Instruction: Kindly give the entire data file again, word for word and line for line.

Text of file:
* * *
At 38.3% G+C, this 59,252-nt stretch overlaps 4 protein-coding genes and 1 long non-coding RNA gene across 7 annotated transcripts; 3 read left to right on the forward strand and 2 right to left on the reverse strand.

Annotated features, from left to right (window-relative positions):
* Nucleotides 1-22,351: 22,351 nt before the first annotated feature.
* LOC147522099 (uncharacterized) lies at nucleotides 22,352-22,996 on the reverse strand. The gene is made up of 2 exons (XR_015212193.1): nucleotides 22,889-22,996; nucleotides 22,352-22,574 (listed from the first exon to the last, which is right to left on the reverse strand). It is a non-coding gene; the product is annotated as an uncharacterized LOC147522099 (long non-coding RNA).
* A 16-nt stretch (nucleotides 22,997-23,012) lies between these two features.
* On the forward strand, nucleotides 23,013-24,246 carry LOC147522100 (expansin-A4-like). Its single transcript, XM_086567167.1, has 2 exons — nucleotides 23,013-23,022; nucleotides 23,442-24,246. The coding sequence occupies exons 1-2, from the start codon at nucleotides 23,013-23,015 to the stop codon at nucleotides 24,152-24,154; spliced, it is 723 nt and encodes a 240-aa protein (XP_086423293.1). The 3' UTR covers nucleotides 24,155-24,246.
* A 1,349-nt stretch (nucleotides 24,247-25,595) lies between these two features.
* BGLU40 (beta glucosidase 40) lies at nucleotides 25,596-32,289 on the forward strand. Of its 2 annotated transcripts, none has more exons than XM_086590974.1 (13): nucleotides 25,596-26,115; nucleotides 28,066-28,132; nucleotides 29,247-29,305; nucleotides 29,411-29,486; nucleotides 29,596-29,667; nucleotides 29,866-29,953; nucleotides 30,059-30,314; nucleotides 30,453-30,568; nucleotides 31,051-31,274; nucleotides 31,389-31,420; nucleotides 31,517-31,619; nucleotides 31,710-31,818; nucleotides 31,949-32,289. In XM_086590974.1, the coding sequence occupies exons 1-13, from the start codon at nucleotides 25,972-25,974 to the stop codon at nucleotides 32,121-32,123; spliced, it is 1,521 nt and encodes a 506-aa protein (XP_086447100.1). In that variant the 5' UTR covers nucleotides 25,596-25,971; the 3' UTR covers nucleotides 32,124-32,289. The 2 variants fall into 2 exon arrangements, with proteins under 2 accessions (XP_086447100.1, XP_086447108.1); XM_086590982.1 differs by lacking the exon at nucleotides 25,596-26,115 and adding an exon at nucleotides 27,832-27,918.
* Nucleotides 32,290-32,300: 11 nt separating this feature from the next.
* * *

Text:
At 38.3% G+C, this 59,252-nt stretch overlaps 4 protein-coding genes and 1 long non-coding RNA gene across 7 annotated transcripts; 3 read left to right on the forward strand and 2 right to left on the reverse strand.

Annotated features, from left to right (window-relative positions):
* Nucleotides 1-22,351: 22,351 nt before the first annotated feature.
* LOC147522099 (uncharacterized) lies at nucleotides 22,352-22,996 on the reverse strand. The gene is made up of 2 exons (XR_015212193.1): nucleotides 22,889-22,996; nucleotides 22,352-22,574 (listed from the first exon to the last, which is right to left on the reverse strand). It is a non-coding gene; the product is annotated as an uncharacterized LOC147522099 (long non-coding RNA).
* A 16-nt stretch (nucleotides 22,997-23,012) lies between these two features.
* On the forward strand, nucleotides 23,013-24,246 carry LOC147522100 (expansin-A4-like). Its single transcript, XM_086567167.1, has 2 exons — nucleotides 23,013-23,022; nucleotides 23,442-24,246. The coding sequence occupies exons 1-2, from the start codon at nucleotides 23,013-23,015 to the stop codon at nucleotides 24,152-24,154; spliced, it is 723 nt and encodes a 240-aa protein (XP_086423293.1). The 3' UTR covers nucleotides 24,155-24,246.
* A 1,349-nt stretch (nucleotides 24,247-25,595) lies between these two features.
* BGLU40 (beta glucosidase 40) lies at nucleotides 25,596-32,289 on the forward strand. Of its 2 annotated transcripts, none has more exons than XM_086590974.1 (13): nucleotides 25,596-26,115; nucleotides 28,066-28,132; nucleotides 29,247-29,305; nucleotides 29,411-29,486; nucleotides 29,596-29,667; nucleotides 29,866-29,953; nucleotides 30,059-30,314; nucleotides 30,453-30,568; nucleotides 31,051-31,274; nucleotides 31,389-31,420; nucleotides 31,517-31,619; nucleotides 31,710-31,818; nucleotides 31,949-32,289. In XM_086590974.1, the coding sequence occupies exons 1-13, from the start codon at nucleotides 25,972-25,974 to the stop codon at nucleotides 32,121-32,123; spliced, it is 1,521 nt and encodes a 506-aa protein (XP_086447100.1). In that variant the 5' UTR covers nucleotides 25,596-25,971; the 3' UTR covers nucleotides 32,124-32,289. The 2 variants fall into 2 exon arrangements, with proteins under 2 accessions (XP_086447100.1, XP_086447108.1); XM_086590982.1 differs by lacking the exon at nucleotides 25,596-26,115 and adding an exon at nucleotides 27,832-27,918.
* Nucleotides 32,290-32,300: 11 nt separating this feature from the next.